Question about probability of a random variable with uniform distribution

Why is it that when a random variable has a uniform distribution the following statement it's true? $\Pr \left ( X_{1} \leqslant c \right ) = c$

The question arised when I was doing this exercise where there were a sequence of random variables $X_1, X_2,\ldots, X_n$ iid with common distribution $U(0,\theta)$. And another random variable $M$ defined as follows: $M : =\max\{ X_1, X_2,\ldots, X_n \}$ . It was asked then to evaluate $\Pr\left( M\leq \frac{\theta }{2} \right )$ The answer for the probability of each $X_{i}$ was $\theta/2$ .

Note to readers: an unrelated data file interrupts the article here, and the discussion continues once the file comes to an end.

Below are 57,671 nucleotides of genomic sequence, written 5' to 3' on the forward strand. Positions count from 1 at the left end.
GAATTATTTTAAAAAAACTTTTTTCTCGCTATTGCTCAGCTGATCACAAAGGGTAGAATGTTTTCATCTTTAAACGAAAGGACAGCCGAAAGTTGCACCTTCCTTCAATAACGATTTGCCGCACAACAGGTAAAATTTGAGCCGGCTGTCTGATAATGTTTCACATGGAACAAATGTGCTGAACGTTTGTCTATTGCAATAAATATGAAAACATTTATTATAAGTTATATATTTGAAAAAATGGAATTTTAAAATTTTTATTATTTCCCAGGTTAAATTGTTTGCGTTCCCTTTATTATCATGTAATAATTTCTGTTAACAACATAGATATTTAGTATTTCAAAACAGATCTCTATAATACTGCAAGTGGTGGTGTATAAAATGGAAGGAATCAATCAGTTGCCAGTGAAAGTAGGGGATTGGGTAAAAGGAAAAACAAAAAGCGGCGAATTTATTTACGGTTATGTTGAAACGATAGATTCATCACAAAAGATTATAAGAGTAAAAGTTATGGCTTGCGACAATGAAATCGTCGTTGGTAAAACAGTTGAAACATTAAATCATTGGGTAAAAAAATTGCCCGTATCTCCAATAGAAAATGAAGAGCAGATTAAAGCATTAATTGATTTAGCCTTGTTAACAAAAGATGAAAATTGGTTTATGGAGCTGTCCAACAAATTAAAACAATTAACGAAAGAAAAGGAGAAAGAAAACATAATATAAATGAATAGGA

But , as I learned from textbooks the probability would be the area under the function or geometrically $\frac{x - a}{b - a}$ which would give $1/2$ . I don't know what else to do, was this a typo? I've been the whole day trying to figure this out but now I'm exhausted and considering an accidental error. Thanks!

• For the statement $\Pr(X_1\le c)=c$, we would need to be $X_1$ to be $U(0,1)$. [The statement would then hold for all $c\in [0,1]$. Oct 12 '14 at 2:07

The cumulative distribution function $F_X(x) = \operatorname{P}(X\leq x)$ for the continuous uniform distribution with support $x \in [a,b]$
$$F(x)= \begin{cases} 0 & \text{for }x < a \\[8pt] \frac{x-a}{b-a} & \text{for }a \le x < b \\[8pt] 1 & \text{for }x \ge b \end{cases}$$
If, in your case, $a=0$ and $b=1$ and take $x=c$ you can see why your statement is true.